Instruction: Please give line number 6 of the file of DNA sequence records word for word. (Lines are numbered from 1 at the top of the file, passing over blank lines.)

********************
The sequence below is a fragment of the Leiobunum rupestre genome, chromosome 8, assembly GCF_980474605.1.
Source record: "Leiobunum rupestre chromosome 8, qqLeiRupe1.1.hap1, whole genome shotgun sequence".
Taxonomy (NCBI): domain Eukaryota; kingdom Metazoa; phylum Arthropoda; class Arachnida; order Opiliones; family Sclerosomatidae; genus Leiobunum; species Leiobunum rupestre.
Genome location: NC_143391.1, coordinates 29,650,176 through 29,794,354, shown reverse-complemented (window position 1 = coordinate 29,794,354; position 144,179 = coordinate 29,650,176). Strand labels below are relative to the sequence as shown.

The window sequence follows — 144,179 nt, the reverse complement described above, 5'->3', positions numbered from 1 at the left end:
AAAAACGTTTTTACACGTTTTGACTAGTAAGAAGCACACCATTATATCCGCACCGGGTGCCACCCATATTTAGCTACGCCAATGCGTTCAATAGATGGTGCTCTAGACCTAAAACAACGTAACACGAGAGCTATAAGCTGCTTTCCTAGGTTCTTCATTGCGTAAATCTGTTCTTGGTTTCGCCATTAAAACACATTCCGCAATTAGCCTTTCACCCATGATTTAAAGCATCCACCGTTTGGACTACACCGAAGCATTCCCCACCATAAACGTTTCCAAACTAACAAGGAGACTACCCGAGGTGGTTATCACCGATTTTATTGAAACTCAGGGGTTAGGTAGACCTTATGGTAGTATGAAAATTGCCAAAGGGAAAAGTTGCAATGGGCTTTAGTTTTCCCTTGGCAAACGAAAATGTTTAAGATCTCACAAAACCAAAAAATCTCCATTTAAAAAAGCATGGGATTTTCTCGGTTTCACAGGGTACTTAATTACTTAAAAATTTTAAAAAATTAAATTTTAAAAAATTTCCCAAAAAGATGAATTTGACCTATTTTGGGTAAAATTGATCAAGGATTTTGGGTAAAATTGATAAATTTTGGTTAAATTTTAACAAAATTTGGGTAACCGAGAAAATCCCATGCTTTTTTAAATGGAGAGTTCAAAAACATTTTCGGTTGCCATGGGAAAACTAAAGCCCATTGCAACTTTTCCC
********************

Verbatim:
AAAAACGTTTTTACACGTTTTGACTAGTAAGAAGCACACCATTATATCCGCACCGGGTGCCACCCATATTTAGCTACGCCAATGCGTTCAATAGATGGTGCTCTAGACCTAAAACAACGTAACACGAGAGCTATAAGCTGCTTTCCTAGGTTCTTCATTGCGTAAATCTGTTCTTGGTTTCGCCATTAAAACACATTCCGCAATTAGCCTTTCACCCATGATTTAAAGCATCCACCGTTTGGACTACACCGAAGCATTCCCCACCATAAACGTTTCCAAACTAACAAGGAGACTACCCGAGGTGGTTATCACCGATTTTATTGAAACTCAGGGGTTAGGTAGACCTTATGGTAGTATGAAAATTGCCAAAGGGAAAAGTTGCAATGGGCTTTAGTTTTCCCTTGGCAAACGAAAATGTTTAAGATCTCACAAAACCAAAAAATCTCCATTTAAAAAAGCATGGGATTTTCTCGGTTTCACAGGGTACTTAATTACTTAAAAATTTTAAAAAATTAAATTTTAAAAAATTTCCCAAAAAGATGAATTTGACCTATTTTGGGTAAAATTGATCAAGGATTTTGGGTAAAATTGATAAATTTTGGTTAAATTTTAACAAAATTTGGGTAACCGAGAAAATCCCATGCTTTTTTAAATGGAGAGTTCAAAAACATTTTCGGTTGCCATGGGAAAACTAAAGCCCATTGCAACTTTTCCC